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10 Ways to Fight the Holiday Blues

Practical tips on how to enjoy the season with no guilt.

Key points

  • The holidays don't have to be overwhelming; it's actually the perfect time to say “no” to undesired invitations.
  • Managing expectations for 2021 is important. Setting unattainable goals only paves the way to disappointment.
  • Before caring for others, it's best to nourish oneself.

“So this is Christmas…”

At this time of year, it is practically impossible to go one day without listening to John Lennon’s song. I love it, but every time I hear the second line “and what have you done?” I cringe because the answer to this question is one of the reasons behind the holiday blues.

Many people struggle emotionally because they look back and see very little accomplished. Either that or they envision a bleak future ahead. As an advocate for suicide prevention, I naturally worry about this fragile population, particularly with the added layer of suffering the pandemic has created in the past year and a half.

A common trigger to sadness and anxiety is the ubiquitous pressure to be jolly and happy during the holidays; to have the perfect family, numerous friends, and of course, to be surrounded by carefully chosen presents. All this comes with a heavy toll, which can make us feel like a failure and pressured to put on a show because reality hardly ever meets these requirements.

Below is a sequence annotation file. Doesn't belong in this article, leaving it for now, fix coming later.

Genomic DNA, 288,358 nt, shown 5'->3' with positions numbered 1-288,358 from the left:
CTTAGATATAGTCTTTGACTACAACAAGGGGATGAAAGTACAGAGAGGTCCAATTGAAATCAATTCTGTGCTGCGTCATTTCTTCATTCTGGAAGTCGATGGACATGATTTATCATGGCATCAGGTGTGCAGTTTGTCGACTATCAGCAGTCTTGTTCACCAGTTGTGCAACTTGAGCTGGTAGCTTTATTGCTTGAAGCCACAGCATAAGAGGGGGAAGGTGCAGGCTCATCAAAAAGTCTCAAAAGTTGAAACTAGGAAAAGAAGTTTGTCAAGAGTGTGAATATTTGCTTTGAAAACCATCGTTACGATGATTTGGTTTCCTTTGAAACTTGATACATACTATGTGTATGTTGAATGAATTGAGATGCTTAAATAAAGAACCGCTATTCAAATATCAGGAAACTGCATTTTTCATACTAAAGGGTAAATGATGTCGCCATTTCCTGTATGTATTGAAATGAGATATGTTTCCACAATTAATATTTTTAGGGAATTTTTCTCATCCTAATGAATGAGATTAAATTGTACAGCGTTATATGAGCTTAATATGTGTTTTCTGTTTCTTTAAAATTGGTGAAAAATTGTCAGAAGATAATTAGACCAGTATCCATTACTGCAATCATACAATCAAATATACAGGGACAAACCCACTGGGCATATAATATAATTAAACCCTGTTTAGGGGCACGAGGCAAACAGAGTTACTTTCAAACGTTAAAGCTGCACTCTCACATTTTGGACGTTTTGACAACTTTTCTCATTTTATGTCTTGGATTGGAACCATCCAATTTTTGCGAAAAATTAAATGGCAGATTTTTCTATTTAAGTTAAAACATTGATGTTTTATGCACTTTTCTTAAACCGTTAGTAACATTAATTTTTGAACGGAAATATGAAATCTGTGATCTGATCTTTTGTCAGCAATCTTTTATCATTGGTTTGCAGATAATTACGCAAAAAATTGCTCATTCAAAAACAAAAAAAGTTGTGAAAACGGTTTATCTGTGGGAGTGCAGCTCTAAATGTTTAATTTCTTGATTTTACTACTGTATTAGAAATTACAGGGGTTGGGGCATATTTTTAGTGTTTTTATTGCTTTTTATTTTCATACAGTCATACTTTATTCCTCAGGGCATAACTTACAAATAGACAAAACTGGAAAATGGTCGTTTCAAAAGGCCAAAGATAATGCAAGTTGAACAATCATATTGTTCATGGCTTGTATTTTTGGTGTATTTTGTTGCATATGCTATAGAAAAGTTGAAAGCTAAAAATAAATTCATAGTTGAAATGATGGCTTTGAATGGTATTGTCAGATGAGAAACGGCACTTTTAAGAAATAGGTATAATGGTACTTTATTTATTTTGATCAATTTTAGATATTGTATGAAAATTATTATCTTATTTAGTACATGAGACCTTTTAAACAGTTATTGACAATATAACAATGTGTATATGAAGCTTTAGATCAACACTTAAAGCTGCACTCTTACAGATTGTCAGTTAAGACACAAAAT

Full disclosure: I am one of those annoying people who listens loudly to Christmas songs, sings along and dances to them around the house. I decorate my home, make plans to visit friends, bug my sister to have a huge tree for when we come over, and convince my partner to drive around the city to check the lights.

Still, at the back of my mind is the concern about those who feel the opposite, so if you are one of these individuals, here are some ideas and reflections that may help you mitigate or even avoid the blues.

I cannot miss the opportunity to debunk a long perpetuated myth about suicide because it is related to the holiday blues: Contrary to common belief, suicide rates decrease in the winter months. In the US, it peaks between March and August, therefore, during spring and summer. Now, to some suggestions:

Maddi Bazzocco/Unsplash
The Holidays are also a time to nourish yourself
Source: Maddi Bazzocco/Unsplash

How to fight the holiday blues

1. Make time for yourself - No matter how busy and crazy the final days of 2020 may seem, find a few moments to be by yourself. Use the time to reflect on what is important to you. Have you lived in congruence with your values? Which plans did you leave behind and why? Any mistakes you made that can be avoided next year? What were the highlights? The answer to these questions may help clarify your priorities and can be a compass to guide you through the new year.

2. Say “no” to social events - When planning your social engagements, remember that this is actually the perfect time to say “no” to undesired invitations. Take advantage of the seasonal excuse that everyone else throws around: “Sorry, but there is so much going on right now…” Who will doubt that? Surround yourself with people who genuinely care for you. The main goal here is to give yourself space to breathe and be selective about who you will spend your time with. In case you’re wondering, this includes family, which takes me to number three.

3. Say “no” to family or at least, limit your time with them - If part of your stress comes from having to be around family members, restrict your stay with them. We have an idealized image of what family means but the reality is that they can be a major source of anxiety. Sometimes, it takes months to get over the holidays with them, so if saying “no” is out of the question, cut back on time together as much as it’s comfortable for you.